The Museum enjoys a waterfront location on Currambene Creek. Positioned in a beautiful bush setting in Jervis Bay, the complex includes a large recreation area with native gardens, a mangrove boardwalk, fish feeding pond, boathouse, historic buildings and picnic areas with BBQ facilities.
The Pond is a Fish Reserve, managed by the Jervis Bay Maritime Museum Jervis Bay and the New South Wales Department of Fisheries. It is a tidal enclosure within an estuary which provides a sustainable habitat for species from several habitat zones in Jervis Bay.
Fish feeding is allowed at the Pond, food is available at the Pond wharf.
THE MANGROVE BOARDWALK IS CLOSED FOR REPLACEMENT. SHOALHAVEN COUNCIL WILL BE MANAGING THE PROJECT WHICH WE HOPE WILL BE COMPLETED BY THE END OF OCTOBER 2023.
The Mangrove Boardwalk is a 1.4km relaxing stroll through the area between the Museum and Currumbene Creek. From the Boardwalk visitor can see Grey Mangroves, River Mangroves, bird species, crabs and other flora and fauna.
Wirreecoo Wildflower Garden
The Wirreecoo Wildflower Garden was established by members of the Australian Plant Society, Nowra Group, in 1985. The disastrous bushfires of Christmas 2001 saw the garden almost destroyed. A positive outcome of the fire was the chance to rethink and revamp. A mounded garden was formed to display plants at their best and catch much needed water.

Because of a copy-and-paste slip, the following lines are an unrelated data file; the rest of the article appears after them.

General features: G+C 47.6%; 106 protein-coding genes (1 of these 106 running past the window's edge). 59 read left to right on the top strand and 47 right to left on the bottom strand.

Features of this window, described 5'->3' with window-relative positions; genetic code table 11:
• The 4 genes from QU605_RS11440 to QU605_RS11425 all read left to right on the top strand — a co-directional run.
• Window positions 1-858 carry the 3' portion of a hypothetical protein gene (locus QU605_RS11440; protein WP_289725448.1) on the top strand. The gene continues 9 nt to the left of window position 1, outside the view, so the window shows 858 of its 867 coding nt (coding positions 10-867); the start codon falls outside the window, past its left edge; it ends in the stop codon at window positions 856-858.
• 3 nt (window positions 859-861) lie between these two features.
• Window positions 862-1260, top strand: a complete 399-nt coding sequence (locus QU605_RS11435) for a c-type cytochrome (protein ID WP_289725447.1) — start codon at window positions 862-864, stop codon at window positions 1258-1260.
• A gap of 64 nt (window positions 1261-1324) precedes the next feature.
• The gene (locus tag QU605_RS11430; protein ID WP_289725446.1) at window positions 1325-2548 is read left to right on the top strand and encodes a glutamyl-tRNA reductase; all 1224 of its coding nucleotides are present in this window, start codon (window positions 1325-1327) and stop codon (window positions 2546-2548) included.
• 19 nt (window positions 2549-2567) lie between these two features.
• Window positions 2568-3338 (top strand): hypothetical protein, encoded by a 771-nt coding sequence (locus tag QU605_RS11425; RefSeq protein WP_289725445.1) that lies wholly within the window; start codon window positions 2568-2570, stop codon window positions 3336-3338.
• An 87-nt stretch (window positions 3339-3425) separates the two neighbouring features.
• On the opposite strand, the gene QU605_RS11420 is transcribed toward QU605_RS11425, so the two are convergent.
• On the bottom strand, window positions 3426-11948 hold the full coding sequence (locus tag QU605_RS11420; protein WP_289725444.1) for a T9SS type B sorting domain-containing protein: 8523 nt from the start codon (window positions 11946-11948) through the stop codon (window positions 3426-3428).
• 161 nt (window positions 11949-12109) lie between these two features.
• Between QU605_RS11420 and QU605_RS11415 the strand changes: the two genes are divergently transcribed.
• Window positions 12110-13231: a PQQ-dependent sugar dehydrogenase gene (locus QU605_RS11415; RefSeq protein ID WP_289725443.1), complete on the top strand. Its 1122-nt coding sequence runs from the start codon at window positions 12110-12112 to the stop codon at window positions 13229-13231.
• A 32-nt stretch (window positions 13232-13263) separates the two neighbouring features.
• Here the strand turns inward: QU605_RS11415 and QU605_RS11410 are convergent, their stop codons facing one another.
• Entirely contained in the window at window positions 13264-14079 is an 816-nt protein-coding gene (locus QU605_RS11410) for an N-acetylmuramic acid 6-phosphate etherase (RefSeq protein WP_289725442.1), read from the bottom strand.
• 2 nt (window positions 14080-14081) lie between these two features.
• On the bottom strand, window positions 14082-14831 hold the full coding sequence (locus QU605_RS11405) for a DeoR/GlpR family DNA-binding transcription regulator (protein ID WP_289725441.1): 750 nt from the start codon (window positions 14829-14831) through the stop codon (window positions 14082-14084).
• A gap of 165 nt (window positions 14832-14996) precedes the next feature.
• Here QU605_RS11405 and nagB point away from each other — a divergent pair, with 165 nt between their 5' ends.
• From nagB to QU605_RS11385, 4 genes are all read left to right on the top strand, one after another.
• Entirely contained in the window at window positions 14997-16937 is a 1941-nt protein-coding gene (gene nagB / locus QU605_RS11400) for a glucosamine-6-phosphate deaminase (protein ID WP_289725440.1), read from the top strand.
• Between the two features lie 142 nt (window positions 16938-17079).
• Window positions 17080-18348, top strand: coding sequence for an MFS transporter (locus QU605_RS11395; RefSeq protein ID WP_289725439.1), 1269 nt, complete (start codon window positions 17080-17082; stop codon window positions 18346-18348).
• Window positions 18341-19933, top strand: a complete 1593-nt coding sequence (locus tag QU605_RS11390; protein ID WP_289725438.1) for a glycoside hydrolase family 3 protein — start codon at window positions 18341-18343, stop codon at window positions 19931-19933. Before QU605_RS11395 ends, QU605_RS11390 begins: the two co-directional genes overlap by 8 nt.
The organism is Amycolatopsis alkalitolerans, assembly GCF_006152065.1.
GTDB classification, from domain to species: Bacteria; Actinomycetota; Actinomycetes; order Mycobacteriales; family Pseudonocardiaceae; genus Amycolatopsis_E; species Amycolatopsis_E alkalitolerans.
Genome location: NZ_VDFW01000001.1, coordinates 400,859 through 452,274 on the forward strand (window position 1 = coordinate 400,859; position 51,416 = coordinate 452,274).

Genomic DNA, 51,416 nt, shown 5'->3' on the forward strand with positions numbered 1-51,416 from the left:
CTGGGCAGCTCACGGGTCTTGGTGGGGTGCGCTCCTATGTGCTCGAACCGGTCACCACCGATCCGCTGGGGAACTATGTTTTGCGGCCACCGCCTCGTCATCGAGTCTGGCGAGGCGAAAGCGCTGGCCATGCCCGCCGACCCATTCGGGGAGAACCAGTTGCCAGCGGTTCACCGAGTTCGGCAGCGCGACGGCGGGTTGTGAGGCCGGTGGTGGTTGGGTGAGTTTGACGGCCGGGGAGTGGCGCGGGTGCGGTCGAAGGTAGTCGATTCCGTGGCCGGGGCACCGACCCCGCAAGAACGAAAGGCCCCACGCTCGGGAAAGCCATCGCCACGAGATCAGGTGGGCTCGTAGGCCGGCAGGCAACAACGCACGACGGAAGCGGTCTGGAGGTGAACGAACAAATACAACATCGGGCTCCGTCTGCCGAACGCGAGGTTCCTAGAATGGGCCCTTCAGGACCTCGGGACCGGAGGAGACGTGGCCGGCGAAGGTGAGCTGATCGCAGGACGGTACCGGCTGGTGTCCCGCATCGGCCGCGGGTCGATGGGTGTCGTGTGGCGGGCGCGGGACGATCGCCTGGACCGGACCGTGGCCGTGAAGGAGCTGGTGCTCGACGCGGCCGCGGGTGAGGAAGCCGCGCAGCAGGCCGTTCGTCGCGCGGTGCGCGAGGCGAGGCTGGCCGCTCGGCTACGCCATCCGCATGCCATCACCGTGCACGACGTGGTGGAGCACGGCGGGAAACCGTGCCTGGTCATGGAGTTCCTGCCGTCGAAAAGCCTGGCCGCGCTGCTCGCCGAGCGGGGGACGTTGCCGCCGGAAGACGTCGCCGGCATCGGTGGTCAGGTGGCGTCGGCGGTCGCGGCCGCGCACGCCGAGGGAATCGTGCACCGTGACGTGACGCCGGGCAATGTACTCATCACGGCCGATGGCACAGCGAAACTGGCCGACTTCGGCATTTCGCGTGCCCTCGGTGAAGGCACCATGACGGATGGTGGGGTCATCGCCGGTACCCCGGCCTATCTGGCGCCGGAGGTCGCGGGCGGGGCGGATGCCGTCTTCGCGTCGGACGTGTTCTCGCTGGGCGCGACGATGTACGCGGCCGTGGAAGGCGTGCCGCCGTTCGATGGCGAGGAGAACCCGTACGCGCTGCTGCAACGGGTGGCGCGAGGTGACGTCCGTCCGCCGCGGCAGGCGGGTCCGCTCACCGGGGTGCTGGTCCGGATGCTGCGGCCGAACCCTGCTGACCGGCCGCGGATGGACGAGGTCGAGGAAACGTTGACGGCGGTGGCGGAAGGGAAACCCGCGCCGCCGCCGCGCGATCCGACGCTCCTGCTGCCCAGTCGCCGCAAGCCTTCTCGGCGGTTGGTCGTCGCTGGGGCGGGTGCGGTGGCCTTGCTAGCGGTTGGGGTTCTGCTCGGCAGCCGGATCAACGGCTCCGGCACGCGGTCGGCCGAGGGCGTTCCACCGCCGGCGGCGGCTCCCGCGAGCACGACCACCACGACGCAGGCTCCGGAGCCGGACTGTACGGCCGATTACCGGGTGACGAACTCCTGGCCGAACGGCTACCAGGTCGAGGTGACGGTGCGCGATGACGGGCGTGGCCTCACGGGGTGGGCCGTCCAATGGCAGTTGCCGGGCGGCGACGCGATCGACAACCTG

A garden theme was adapted “Linking Local Flora to Fauna“ to highlight local wildlife’s dependence on local plants.
A decision was made to give the Garden its own name and in 2003 it was renamed “Wirreecoo Wildflower Garden”. The Nowra Group continues to maintain the garden with regular working bees.
The Keith Moore Habitat Garden
Keith Naylor, a landscape designer and former Mt Tomah Botanical Gardens staff member, provided the technical expertise to create the habitat garden. Over eight weeks, the garden was developed through hard work, heavy machinery and volunteer working bees.
The aim of the design was to develop a unique Australian native garden that displayed the local natural environment. The garden was to be accessible to the public, especially the disabled. It was important to retain and have minimal disturbance to the existing frog habitat amongst the established native reeds and bulrushes, but, at the same time, to create other types of habitats around the edges of the designated area.
Local native plant species are being used to form the themed vegetation types - Grassland, Dune Woodland/Heath, Heathland, Shrubland and Sedgeland. The plants selected where possible, are botanically significant for the local area, horticulturally suited to the site and aesthetically pleasing.